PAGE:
Cruel Summer


(XXY is now available on DVD. Visit the Film Movement website to watch the trailer and download the film.)

Adolescence is a problematic enough time for females, whose bodies and attitudes are in a state of constant flux. In Lucia Puenzo’s XXY, the stakes are even higher, for fifteen-year-old Alex (Ines Efron) is facing a major dilemma: she was born intersex and needs to decide if she wants to undergo surgery to simplify her condition. At an age where life feels particularly complicated and dramatic, Alex is extraordinarily burdened. What makes XXY such an impressive debut is that, considering its subject matter, it can never be mistaken for a work of exploitation. It’s a tenderly wrought drama that uses an abnormal situation to explore the universal, end-of-the-world emotions spawned by adolescence.

XXY is the perfect example of a film that will feel heavy-handed to some viewers and stylistically accurate to others. That depends on how one interprets Puenzo’s directorial vision. For detractors, it will undoubtedly feel like a display of calculated melodrama, in which the slicing of carrots becomes an epic act. But those detractors will be missing Puenzo’s point, for the truth is that she is telling her story through Alex’s strained, adolescent eyes. The heightened gravity and sense of claustrophobia she establishes through her direction aren’t mere stylistic flourishes. This is the world as Alex sees it, a world in which every interaction has the weight of grand tragedy. For adolescents without Alex’s dilemma, the world is intense enough. For her, it’s multiplied.

Alex’s parents don’t know what to do. One of their decisions was to move the family to an under-populated shore town in Uruguay. They figured the solitude would be good for Alex; it would keep her removed from a life of constant confrontation. But, somehow, this plan backfired. In a somewhat ironic twist, the lack of stimulus in Alex’s life created an even more terminal feeling of isolation, and ended up making those inevitable confrontations become even more momentous. Puenzo accurately depicts a world in which each encounter, however seemingly insignificant, lingers over everything that follows. Visually, she and cinematographer Natasha Brier use these expansive Uruguayan landscapes to make a more metaphorical point. Even the widest, most beautiful horizon in the world can’t get an adolescent to step outside of his or her own body; especially not this one.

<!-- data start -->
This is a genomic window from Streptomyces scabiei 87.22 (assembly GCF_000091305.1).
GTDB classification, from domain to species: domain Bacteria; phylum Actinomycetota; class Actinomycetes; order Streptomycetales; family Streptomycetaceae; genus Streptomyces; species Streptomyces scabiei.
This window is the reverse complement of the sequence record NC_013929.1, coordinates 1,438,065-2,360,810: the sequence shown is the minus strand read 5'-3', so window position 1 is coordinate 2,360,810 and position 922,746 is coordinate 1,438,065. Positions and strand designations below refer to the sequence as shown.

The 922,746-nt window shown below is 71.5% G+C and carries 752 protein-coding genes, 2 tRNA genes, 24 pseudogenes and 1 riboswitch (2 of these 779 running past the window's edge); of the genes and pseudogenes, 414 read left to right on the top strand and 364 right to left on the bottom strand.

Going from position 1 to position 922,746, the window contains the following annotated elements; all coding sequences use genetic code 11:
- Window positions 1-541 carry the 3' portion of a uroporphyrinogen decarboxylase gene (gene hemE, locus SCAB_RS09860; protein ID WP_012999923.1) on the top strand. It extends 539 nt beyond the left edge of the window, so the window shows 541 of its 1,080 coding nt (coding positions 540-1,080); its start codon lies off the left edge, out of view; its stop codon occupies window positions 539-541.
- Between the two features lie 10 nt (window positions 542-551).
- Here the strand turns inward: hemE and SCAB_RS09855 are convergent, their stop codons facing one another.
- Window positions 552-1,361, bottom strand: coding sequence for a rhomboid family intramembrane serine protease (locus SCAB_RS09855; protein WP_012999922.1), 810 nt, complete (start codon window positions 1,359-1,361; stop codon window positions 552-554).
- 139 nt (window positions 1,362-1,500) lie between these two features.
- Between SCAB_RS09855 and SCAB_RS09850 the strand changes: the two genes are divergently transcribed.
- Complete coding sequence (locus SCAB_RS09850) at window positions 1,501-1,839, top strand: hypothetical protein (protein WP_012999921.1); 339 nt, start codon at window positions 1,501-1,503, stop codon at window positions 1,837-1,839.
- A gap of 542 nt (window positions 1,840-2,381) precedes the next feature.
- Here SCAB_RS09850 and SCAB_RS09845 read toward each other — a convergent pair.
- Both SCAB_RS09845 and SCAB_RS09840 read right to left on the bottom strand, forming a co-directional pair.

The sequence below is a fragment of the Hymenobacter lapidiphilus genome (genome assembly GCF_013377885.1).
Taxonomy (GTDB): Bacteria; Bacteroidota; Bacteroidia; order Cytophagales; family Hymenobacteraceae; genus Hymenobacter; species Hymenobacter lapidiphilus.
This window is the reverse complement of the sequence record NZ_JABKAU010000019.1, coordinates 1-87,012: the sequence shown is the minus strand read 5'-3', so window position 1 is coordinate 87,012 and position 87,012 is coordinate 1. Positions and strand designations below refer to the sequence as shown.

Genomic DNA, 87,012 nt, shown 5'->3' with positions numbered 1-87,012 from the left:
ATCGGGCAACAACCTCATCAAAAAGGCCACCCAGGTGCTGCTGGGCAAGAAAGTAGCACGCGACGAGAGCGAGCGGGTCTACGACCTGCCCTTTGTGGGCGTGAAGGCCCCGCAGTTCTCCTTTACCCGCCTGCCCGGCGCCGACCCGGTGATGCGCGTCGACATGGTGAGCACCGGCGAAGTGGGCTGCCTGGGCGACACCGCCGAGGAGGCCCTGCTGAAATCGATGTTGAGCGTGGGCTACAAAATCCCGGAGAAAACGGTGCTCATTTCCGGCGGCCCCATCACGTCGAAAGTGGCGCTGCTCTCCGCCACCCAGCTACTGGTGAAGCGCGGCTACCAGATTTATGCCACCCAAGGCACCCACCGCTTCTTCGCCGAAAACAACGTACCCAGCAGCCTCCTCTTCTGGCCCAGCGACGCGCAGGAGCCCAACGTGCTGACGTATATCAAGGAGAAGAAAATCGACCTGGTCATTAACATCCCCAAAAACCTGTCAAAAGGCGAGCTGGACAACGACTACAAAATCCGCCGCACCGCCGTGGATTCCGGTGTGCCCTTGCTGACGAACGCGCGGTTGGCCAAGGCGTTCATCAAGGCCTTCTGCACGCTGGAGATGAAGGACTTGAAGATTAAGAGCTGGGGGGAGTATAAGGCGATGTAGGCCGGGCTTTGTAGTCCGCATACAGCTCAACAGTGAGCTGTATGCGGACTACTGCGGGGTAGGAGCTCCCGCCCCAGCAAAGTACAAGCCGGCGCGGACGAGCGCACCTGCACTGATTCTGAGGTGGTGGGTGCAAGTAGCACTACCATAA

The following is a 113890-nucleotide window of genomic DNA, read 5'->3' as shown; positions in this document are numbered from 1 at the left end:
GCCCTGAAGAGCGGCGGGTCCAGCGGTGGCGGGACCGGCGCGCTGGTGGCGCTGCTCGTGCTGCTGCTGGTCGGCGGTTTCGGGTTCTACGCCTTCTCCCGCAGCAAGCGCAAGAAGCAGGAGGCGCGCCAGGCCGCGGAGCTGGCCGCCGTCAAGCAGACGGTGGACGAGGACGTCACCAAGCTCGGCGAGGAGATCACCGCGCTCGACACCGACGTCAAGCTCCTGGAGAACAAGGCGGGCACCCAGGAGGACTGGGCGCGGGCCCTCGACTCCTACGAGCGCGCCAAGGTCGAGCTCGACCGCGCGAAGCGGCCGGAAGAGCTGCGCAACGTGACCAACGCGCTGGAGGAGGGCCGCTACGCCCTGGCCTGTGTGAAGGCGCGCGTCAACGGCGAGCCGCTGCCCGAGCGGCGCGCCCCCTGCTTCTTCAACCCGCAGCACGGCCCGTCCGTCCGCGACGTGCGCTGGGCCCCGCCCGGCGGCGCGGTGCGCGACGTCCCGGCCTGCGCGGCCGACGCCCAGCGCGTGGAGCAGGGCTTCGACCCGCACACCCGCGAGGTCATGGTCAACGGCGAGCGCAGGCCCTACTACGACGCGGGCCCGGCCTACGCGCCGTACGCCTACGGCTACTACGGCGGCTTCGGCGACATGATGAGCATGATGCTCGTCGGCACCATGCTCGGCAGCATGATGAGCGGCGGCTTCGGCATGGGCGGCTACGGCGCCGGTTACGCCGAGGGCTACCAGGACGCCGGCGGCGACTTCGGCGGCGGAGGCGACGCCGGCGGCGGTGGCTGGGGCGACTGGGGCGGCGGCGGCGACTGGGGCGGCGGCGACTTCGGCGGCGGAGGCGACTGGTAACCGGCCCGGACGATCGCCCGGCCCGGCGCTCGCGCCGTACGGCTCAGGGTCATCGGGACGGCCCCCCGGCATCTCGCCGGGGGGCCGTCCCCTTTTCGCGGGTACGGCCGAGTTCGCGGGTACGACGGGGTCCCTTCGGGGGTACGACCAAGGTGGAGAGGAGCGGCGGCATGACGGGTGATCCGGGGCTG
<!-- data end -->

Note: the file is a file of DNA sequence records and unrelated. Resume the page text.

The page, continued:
Puenzo takes an impressively understated approach with regards to her screenplay. More often than not, she chooses hints and intimations over frank explanations. This adds a sense of mystery to the atmosphere, but it also makes the film feel more believable. Alex and her parents have lived with this secret since she was born, existing in a state of oppressive silence. But when her mother tries to do something about it by inviting a surgeon and his family to stay with them and spark a decision, Alex develops a confused relationship with their son, Alvaro (Martin Piroyanski), which complicates the situation even further. No matter how hard they try to protect their daughter, the world keeps creeping in.

Aside from the awkwardness of Alex’s condition, the relationship between Alex and Alvaro is like any other at that age: confused, sweet, traumatic. Puenzo suggests, through Piroyanski’s performance, through offhanded dialogue, through Alex and Alvaro’s interactions, that Alvaro might be going through a sexual identity crisis of his own. That she never addresses this outright makes for a more rewarding experience. XXY is filled with moments such as these, where nothing is overtly explained. We, as viewers, are left to come to our own conclusions. Again, here is where the line thickens as to whether or not one will find Puenzo’s vision to be effective or defective. For those of us who prefer to do our own work and not be coddled every step of the way, it is definitively the former.

— Michael Tully

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